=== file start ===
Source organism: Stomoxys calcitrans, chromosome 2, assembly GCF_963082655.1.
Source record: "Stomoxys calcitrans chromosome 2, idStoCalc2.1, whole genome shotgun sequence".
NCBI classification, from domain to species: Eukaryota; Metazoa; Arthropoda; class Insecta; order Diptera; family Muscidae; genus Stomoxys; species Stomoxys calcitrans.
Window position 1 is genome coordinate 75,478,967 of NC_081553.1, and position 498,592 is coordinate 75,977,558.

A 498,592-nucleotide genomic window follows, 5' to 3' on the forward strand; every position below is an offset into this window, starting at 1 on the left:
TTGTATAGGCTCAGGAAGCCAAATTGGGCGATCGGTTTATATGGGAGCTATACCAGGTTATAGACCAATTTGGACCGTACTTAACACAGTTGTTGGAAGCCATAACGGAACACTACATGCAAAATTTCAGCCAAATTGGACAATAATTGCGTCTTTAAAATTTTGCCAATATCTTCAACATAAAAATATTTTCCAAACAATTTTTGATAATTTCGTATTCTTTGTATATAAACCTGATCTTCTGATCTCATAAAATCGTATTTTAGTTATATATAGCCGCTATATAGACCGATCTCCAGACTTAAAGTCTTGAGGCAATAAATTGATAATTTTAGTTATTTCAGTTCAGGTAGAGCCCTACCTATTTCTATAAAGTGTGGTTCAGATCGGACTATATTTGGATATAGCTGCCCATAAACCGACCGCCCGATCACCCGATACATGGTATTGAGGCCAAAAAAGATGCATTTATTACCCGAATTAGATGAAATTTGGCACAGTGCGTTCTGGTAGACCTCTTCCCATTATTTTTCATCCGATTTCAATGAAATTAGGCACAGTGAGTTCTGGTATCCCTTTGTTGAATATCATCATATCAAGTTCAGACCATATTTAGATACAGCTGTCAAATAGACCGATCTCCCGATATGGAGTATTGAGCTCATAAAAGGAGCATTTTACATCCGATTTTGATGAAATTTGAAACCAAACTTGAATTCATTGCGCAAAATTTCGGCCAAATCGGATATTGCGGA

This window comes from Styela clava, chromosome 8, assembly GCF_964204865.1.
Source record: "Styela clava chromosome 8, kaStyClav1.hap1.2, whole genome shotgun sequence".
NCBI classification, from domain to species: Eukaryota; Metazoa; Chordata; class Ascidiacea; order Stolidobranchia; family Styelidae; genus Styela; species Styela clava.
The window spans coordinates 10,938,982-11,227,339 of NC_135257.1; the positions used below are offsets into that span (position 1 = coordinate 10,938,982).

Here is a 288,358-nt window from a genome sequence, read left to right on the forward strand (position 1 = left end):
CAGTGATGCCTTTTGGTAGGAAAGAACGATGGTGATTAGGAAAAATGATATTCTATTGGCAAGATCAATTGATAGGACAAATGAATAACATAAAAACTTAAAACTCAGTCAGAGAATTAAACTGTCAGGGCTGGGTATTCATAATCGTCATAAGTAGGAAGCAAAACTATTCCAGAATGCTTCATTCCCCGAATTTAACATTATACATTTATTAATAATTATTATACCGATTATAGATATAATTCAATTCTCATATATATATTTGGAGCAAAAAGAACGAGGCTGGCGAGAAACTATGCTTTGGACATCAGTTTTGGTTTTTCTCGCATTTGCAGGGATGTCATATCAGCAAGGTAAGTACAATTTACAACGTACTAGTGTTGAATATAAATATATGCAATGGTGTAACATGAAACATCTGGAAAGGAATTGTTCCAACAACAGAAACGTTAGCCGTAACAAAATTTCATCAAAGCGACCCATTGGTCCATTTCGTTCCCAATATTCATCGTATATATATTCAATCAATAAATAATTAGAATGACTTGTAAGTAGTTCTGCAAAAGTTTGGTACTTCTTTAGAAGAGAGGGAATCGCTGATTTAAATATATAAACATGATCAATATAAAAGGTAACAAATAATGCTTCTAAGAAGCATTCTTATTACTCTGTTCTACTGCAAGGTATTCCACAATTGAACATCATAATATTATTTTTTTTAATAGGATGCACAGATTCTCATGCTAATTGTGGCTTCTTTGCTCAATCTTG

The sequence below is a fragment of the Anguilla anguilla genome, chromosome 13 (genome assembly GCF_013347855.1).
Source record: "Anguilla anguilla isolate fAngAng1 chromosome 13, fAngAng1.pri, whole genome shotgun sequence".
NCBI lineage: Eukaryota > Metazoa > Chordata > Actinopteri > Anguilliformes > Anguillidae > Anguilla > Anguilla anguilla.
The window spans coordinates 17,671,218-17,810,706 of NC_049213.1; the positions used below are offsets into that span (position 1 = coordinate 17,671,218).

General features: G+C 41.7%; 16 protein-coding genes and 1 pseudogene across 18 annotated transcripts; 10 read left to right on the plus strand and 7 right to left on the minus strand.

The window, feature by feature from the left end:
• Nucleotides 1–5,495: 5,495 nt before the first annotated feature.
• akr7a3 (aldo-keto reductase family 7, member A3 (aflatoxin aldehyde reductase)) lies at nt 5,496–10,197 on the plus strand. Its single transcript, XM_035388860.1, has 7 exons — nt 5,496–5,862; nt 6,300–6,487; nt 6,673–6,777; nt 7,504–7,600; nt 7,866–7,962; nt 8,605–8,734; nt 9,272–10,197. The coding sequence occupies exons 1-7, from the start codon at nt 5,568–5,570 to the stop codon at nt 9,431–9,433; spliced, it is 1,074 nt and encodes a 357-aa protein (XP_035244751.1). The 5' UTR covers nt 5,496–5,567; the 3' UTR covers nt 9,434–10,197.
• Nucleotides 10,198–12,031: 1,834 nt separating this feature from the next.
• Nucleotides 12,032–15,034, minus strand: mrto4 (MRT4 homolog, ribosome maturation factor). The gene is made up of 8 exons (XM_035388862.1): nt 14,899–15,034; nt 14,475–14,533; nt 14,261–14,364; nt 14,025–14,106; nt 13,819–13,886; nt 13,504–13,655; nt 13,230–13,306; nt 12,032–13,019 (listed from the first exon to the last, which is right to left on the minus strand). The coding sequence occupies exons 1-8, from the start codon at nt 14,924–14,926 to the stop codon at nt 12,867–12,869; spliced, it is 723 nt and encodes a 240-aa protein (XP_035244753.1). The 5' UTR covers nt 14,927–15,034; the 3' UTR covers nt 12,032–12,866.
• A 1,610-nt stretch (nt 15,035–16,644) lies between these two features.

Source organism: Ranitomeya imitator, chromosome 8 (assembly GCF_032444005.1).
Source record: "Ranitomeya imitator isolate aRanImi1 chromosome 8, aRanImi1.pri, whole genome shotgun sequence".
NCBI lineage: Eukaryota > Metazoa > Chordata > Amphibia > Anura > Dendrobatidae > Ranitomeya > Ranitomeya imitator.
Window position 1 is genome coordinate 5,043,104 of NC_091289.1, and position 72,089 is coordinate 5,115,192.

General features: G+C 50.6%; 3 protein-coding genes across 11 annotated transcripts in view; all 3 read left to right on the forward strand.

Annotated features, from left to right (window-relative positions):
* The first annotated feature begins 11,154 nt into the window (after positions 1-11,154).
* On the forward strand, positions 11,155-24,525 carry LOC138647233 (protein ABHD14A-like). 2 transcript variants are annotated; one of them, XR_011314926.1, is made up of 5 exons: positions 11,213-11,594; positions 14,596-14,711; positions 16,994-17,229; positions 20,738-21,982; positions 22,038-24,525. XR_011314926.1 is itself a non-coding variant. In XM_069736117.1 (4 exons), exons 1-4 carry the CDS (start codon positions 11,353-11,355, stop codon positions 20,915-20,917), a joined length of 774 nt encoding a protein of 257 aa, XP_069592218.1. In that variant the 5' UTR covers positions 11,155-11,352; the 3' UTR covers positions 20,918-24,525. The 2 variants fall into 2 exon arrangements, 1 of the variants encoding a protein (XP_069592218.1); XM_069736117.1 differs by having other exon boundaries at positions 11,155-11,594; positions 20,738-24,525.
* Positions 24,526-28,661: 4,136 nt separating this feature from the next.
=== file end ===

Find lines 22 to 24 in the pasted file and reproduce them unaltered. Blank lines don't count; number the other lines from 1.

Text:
• Nucleotides 12,032–15,034, minus strand: mrto4 (MRT4 homolog, ribosome maturation factor). The gene is made up of 8 exons (XM_035388862.1): nt 14,899–15,034; nt 14,475–14,533; nt 14,261–14,364; nt 14,025–14,106; nt 13,819–13,886; nt 13,504–13,655; nt 13,230–13,306; nt 12,032–13,019 (listed from the first exon to the last, which is right to left on the minus strand). The coding sequence occupies exons 1-8, from the start codon at nt 14,924–14,926 to the stop codon at nt 12,867–12,869; spliced, it is 723 nt and encodes a 240-aa protein (XP_035244753.1). The 5' UTR covers nt 14,927–15,034; the 3' UTR covers nt 12,032–12,866.
• A 1,610-nt stretch (nt 15,035–16,644) lies between these two features.

Source organism: Ranitomeya imitator, chromosome 8 (assembly GCF_032444005.1).